What about a completely unified branding for different services? What if you simply decided to ride the Washington Unified Bus #123, and don’t need to know or care if Montgomery County or Alexandria or WMATA actually operates it? The buses could have a unified map and route numbering scheme.

Not possible? Germany does this, where most metro areas have integrated route planning, signs, even route numbers and tickets.

One small example of this already exists and could be a good model for the region as a whole: the T2 route along River Road in Potomac. On weekdays, there is a Metrobus T2; on weekends, a Ride On T2. It follows the same route in both cases. Weekday and weekend service both appear in the same Metrobus PDF schedule, even though on weekends a Ride On bus runs the route.

Internally to WMATA, we have regional and non-regional Metrobus lines

Not all bus routes are created equal. Some routes are local collectors that wind through residential neighborhoods, bringing passengers to transfer locations, while others are long-distance trunk lines. Likewise, many routes naturally fit within a single jurisdiction and primarily serve local residents, while others cross jurisdictional lines and carry passengers from throughout the region.

To resolve this issue, WMATA classifies all Metrobus routes as “regional” or “non-regional.” Regional routes are ones that cross jurisdictional lines or are considered to have “regional significance.”

There are different funding formulas for the two categories. Regional route costs are lumped into a single pool, and the jurisdictions pay toward this pool according to a formula that takes into account their population, their number of bus riders system-wide, and the number of miles and bus-hours of regional bus service in each jurisdiction.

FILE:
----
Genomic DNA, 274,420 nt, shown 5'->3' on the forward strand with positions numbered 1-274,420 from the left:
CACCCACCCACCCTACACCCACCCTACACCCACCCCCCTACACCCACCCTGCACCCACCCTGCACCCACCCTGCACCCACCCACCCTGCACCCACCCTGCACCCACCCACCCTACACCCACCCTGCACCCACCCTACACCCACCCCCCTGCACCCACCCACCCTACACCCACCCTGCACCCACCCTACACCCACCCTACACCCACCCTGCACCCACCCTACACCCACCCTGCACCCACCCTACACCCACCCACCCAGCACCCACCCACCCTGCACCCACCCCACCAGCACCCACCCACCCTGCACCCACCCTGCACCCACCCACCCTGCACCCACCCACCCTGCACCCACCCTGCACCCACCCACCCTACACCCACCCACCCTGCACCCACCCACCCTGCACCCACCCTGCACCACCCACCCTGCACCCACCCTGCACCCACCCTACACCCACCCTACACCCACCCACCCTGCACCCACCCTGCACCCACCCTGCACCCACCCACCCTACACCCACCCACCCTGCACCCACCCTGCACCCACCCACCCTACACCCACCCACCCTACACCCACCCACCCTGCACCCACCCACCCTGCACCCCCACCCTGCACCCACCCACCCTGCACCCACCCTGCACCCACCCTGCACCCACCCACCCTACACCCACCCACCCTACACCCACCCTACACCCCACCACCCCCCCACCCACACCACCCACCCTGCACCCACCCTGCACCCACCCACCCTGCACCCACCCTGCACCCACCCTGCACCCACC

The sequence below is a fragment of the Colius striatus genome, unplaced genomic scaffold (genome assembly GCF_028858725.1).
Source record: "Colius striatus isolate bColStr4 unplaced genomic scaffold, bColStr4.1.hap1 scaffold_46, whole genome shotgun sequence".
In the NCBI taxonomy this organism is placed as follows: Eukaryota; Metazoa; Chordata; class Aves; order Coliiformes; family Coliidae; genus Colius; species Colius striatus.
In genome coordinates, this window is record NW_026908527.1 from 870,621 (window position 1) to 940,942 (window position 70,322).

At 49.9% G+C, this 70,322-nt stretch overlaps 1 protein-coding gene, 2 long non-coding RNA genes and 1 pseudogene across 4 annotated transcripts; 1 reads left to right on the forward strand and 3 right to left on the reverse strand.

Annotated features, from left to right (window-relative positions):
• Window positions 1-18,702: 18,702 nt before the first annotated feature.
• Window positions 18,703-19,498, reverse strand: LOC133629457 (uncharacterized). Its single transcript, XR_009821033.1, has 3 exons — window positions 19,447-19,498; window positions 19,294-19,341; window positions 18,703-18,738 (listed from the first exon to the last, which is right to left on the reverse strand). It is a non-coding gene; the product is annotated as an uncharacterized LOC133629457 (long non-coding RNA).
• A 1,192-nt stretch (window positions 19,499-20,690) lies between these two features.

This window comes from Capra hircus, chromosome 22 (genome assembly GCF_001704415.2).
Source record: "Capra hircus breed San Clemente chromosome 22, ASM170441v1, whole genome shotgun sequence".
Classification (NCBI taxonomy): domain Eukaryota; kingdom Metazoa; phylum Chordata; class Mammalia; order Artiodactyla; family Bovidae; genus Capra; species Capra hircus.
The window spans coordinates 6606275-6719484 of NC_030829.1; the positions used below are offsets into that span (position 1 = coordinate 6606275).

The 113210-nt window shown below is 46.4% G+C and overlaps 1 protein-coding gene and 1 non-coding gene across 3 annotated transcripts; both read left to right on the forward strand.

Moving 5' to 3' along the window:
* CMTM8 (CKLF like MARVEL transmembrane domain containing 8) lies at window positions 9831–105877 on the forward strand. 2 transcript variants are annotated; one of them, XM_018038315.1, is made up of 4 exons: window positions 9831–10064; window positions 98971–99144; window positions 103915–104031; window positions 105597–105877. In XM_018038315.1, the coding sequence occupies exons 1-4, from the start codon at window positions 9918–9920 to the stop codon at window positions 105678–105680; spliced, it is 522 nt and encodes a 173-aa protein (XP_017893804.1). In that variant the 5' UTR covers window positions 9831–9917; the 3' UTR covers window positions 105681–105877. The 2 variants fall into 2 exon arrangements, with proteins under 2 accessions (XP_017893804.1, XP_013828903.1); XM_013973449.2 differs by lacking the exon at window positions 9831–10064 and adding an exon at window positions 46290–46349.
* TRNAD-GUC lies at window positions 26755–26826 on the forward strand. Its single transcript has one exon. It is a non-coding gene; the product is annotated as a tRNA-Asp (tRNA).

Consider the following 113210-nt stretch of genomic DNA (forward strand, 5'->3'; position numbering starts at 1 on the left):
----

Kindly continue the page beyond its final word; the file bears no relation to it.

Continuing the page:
Non-regional routes, on the other hand, are paid for directly by the jurisdictions with a fixed fee per bus-hour of service. Since the individual jurisdictions pay directly for these routes, they also have more of a say in planning them.

Jurisdictions fund their own bus networks instead of non-regional Metrobus for different reasons

Some jurisdictions—primarily the District and Prince George’s County—rely heavily on Metrobus non-regional service for their local bus service, while others—Montgomery County and the Northern Virginia jurisdictions—provide most of their local service through their own jurisdictional networks.

The main reason that jurisdictions provide their own bus service, rather than funding Metrobus non-regional routes, is to save money: most jurisdictions say they spend less per bus-hour than the rate Metro charges for non-regional routes. (Though that’s a disputed fact, since jurisdictions also don’t count the cost of, say, police dealing with fare evasion as “bus spending” since it’s baked into the general municipal police cost, but Metro does include the cost of its police force in its figures.)

TheBus at College Park UM Station by MJW15 licensed under Creative Commons.

In Maryland, things are somewhat more complicated, as an agreement between the state and Prince George’s and Montgomery Counties gives the state the right to appoint the counties’ representatives to the WMATA Board in exchange for paying the counties’ full WMATA bills.

This agreement means that all regional and non-regional Metrobus service in Maryland is paid for by the state, and that the jurisdictions have to operate their own bus routes if they want additional local service provided beyond what the state is willing to pay for. (However, the state does partly subsidize Ride On and TheBus.)